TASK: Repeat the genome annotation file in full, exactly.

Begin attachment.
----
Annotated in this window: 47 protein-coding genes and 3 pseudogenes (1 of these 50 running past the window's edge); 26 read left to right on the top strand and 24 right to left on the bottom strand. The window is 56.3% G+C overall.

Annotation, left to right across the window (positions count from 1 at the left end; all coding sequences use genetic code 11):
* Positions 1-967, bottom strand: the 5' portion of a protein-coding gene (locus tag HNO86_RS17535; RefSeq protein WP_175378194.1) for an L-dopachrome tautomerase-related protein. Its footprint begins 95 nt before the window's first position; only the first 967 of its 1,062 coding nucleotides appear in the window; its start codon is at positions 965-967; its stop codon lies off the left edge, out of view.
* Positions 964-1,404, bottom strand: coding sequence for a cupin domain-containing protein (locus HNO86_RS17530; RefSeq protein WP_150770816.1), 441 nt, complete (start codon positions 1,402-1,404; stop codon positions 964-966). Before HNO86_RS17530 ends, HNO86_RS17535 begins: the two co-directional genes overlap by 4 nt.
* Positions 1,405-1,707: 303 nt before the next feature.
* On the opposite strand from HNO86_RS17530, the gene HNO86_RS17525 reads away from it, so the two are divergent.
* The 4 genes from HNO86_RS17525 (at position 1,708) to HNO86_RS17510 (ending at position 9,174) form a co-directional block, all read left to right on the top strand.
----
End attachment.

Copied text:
Annotated in this window: 47 protein-coding genes and 3 pseudogenes (1 of these 50 running past the window's edge); 26 read left to right on the top strand and 24 right to left on the bottom strand. The window is 56.3% G+C overall.

Annotation, left to right across the window (positions count from 1 at the left end; all coding sequences use genetic code 11):
* Positions 1-967, bottom strand: the 5' portion of a protein-coding gene (locus tag HNO86_RS17535; RefSeq protein WP_175378194.1) for an L-dopachrome tautomerase-related protein. Its footprint begins 95 nt before the window's first position; only the first 967 of its 1,062 coding nucleotides appear in the window; its start codon is at positions 965-967; its stop codon lies off the left edge, out of view.
* Positions 964-1,404, bottom strand: coding sequence for a cupin domain-containing protein (locus HNO86_RS17530; RefSeq protein WP_150770816.1), 441 nt, complete (start codon positions 1,402-1,404; stop codon positions 964-966). Before HNO86_RS17530 ends, HNO86_RS17535 begins: the two co-directional genes overlap by 4 nt.
* Positions 1,405-1,707: 303 nt before the next feature.
* On the opposite strand from HNO86_RS17530, the gene HNO86_RS17525 reads away from it, so the two are divergent.
* The 4 genes from HNO86_RS17525 (at position 1,708) to HNO86_RS17510 (ending at position 9,174) form a co-directional block, all read left to right on the top strand.